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Electrical Designers: Connect Your Career to Your Passion

electrical designer

In your spare time, you like to:

  1. Check out the coolest new construction in your area.
  2. Tinker under the hood of a ’68 Camaro.
  3. Build a gaming PC from scratch.

If you’re an electrical designer, your answer might be your best career advice. Here’s why.

With booming construction, increasing automation and expanding innovations in technology, electrical designers are needed in three major sectors.


We talked with Aerotek’s Eric Thurman, a senior recruiter who’s been placing technical professionals in contract positions for more than two decades, to get insights on each sector and to shed light on how to become an electrical designer.

1. Facilities — mechanical, electrical and plumbing design

The most popular path for electrical designers is in building design and construction for mechanical, electrical and plumbing systems.

“New construction and renovation are creating demand for skills like power distribution design,” says Thurman. “Commercial buildings, schools, universities and hospitals all want the latest MEP systems.”

  •  This is for you if … you enjoy working with architects and thinking creatively. You want to be part of big, highly visible projects. “We’ve placed contractors to do lighting for professional football stadiums,” says Thurman. “If that kind of creative challenge excites you, this is the industry for you.”
  • You’ll advance by … gaining experience and getting more training. Your associate degree or technical school training can get you to the senior designer level. For more opportunities, consider additional education. “You can have a solid 30-year career in MEP without a bachelor’s degree,” says Thurman. “But if you're looking for higher pay or to work outside of facilities, get a four-year degree.”

2. Technology — printed circuit board design

The tech sector is the fastest-growing field for electrical designers. Computers, tablets, cell phones and auto electronics all need printed circuit boards. And the companies who produce them need electrical designers.

Because of its focus, there are more opportunities for PCB work in established technology hubs.

“A lot of this activity is focused on the West Coast,” says Thurman. “Most PCBs are coming out of areas around Seattle, Portland, LA, Denver and Phoenix — places where tech is a major industry.”

  •  This is for you if ... you’re passionate about technology. Thurman adds, “If you’ve got to have the latest gadgets — and you’re not afraid to take them apart to see how they work — this is for you.”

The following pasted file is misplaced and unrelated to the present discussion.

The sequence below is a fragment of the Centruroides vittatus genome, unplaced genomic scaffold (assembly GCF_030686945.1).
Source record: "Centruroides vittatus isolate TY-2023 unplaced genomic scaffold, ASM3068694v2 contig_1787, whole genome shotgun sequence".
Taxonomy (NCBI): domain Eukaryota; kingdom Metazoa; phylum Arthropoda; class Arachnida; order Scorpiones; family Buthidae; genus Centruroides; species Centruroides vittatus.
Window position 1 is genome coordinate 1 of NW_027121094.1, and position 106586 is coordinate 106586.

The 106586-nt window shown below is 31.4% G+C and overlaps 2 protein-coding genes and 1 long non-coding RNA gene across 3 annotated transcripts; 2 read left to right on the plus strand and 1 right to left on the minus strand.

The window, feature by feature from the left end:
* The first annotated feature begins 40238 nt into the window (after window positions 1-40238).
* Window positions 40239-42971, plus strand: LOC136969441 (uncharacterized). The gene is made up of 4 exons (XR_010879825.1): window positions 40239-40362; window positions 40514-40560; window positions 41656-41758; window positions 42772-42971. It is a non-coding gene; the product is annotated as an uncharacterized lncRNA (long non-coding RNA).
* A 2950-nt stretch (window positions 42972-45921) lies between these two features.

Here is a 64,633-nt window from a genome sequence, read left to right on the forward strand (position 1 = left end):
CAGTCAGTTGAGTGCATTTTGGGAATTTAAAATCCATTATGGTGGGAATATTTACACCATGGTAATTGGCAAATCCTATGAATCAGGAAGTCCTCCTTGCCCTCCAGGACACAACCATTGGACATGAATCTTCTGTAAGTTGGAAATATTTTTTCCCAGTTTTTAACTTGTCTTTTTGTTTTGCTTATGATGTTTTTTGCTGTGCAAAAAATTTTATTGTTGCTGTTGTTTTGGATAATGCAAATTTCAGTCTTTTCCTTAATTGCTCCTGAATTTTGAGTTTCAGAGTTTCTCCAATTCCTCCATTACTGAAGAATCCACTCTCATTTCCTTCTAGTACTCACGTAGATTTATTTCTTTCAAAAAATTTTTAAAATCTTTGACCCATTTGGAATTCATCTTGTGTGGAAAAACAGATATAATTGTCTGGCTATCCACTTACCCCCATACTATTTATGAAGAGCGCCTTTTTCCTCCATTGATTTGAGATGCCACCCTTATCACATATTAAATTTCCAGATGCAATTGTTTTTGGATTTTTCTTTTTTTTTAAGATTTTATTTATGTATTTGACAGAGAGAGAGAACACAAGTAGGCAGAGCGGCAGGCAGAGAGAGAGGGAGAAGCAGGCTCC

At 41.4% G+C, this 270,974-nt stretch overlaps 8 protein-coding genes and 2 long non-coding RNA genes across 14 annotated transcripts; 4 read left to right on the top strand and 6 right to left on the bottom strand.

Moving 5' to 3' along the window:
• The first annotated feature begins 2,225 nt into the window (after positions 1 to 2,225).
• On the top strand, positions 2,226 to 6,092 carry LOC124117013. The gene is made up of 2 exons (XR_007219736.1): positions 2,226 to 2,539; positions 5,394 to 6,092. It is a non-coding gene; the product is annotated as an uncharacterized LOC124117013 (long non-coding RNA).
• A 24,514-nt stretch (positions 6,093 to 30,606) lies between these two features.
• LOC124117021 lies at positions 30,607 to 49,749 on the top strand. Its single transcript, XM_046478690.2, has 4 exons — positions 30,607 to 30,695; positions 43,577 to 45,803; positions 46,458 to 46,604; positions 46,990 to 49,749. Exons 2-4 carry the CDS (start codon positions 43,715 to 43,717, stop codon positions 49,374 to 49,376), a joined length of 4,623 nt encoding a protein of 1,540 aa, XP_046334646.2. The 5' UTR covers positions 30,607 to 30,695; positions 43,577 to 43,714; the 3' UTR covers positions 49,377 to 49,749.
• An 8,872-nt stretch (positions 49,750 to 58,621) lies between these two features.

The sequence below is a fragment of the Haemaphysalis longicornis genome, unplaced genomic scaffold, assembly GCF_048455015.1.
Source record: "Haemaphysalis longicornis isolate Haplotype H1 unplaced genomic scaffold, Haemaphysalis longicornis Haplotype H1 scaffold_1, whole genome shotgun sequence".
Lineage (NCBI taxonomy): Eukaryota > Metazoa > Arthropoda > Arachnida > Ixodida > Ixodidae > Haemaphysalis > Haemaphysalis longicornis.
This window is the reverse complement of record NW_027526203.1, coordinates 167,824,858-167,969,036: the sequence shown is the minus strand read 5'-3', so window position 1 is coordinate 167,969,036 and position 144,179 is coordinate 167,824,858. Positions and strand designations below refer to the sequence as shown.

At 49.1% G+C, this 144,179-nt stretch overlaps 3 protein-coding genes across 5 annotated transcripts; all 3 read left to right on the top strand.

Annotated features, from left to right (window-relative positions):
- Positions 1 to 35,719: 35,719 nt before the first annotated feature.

• You’ll advance by … getting a bachelor’s degree. While it’s possible to enter the field without one, a four-year degree gives you more opportunities for career growth. “With a bachelor’s in electrical engineering, you can do more than circuit board layout,” says Thurman. “You can move into testing of the total design as well.”

3. Industrial — programmable logic controller design 

Industrial needs are like those in facilities, but with some additional requirements.

As more manufacturers automate their operations, they need electrical designers to design, develop, construct and test programmable logic controllers.

“You can do wiring design and PLC work across a wide range of industries — from pet food to oil and gas,” says Thurman. “A lot of companies are expanding or upgrading, which creates opportunities in every part of the country.”

  • This is for you if ... you like to roll up your sleeves and get your hands dirty. “In manufacturing, you’ll not only be designing and programming, you’ll also be on the floor doing some wiring as well,” says Thurman. “This is the best track for hands-on people.”
  • You’ll advance by … taking on varied roles and responsibilities. Thurman sees opportunities that don’t require additional formal training.“Because the demand is so great, a mid-career designer with an associate degree can transition to a full-fledged programmer. They can end up programming the equipment they used to just design.”

Find what works for you

Experience is one of the best ways to know what's right for you. And the earlier in your electrical design career, the better. Contract work can help.

With contracts that average between one and two years, you can get a sense of a sector without committing to it long-term.

Thurman’s final advice? Follow opportunities, not money.

“In this field, the money will come. Look for positions where you’ll be working with the best people and the best organizations. That’s where you’ll develop your skills and grow.”